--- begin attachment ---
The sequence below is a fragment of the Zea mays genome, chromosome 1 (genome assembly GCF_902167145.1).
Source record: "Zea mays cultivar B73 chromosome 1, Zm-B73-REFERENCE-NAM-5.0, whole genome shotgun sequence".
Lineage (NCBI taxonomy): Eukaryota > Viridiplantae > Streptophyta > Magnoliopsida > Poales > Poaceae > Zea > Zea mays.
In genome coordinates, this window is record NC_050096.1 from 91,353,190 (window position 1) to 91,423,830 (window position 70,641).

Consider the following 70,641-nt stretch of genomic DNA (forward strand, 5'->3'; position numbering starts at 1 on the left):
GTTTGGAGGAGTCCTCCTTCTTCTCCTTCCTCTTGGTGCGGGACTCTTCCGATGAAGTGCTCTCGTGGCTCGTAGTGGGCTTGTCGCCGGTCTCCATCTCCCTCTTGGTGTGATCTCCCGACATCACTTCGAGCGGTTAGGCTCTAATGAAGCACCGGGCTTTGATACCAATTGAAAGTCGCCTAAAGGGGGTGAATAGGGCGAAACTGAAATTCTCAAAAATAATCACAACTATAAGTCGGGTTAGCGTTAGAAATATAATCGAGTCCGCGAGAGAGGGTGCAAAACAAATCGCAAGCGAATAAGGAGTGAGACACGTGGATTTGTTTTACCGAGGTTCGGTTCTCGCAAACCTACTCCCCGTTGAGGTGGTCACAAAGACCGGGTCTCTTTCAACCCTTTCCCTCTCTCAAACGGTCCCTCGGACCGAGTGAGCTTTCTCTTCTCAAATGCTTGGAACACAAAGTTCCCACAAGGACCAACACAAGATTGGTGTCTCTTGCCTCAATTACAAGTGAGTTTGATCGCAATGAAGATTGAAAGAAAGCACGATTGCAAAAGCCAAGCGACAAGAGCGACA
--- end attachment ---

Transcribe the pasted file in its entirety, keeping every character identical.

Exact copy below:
The sequence below is a fragment of the Zea mays genome, chromosome 1 (genome assembly GCF_902167145.1).
Source record: "Zea mays cultivar B73 chromosome 1, Zm-B73-REFERENCE-NAM-5.0, whole genome shotgun sequence".
Lineage (NCBI taxonomy): Eukaryota > Viridiplantae > Streptophyta > Magnoliopsida > Poales > Poaceae > Zea > Zea mays.
In genome coordinates, this window is record NC_050096.1 from 91,353,190 (window position 1) to 91,423,830 (window position 70,641).

Consider the following 70,641-nt stretch of genomic DNA (forward strand, 5'->3'; position numbering starts at 1 on the left):
GTTTGGAGGAGTCCTCCTTCTTCTCCTTCCTCTTGGTGCGGGACTCTTCCGATGAAGTGCTCTCGTGGCTCGTAGTGGGCTTGTCGCCGGTCTCCATCTCCCTCTTGGTGTGATCTCCCGACATCACTTCGAGCGGTTAGGCTCTAATGAAGCACCGGGCTTTGATACCAATTGAAAGTCGCCTAAAGGGGGTGAATAGGGCGAAACTGAAATTCTCAAAAATAATCACAACTATAAGTCGGGTTAGCGTTAGAAATATAATCGAGTCCGCGAGAGAGGGTGCAAAACAAATCGCAAGCGAATAAGGAGTGAGACACGTGGATTTGTTTTACCGAGGTTCGGTTCTCGCAAACCTACTCCCCGTTGAGGTGGTCACAAAGACCGGGTCTCTTTCAACCCTTTCCCTCTCTCAAACGGTCCCTCGGACCGAGTGAGCTTTCTCTTCTCAAATGCTTGGAACACAAAGTTCCCACAAGGACCAACACAAGATTGGTGTCTCTTGCCTCAATTACAAGTGAGTTTGATCGCAATGAAGATTGAAAGAAAGCACGATTGCAAAAGCCAAGCGACAAGAGCGACA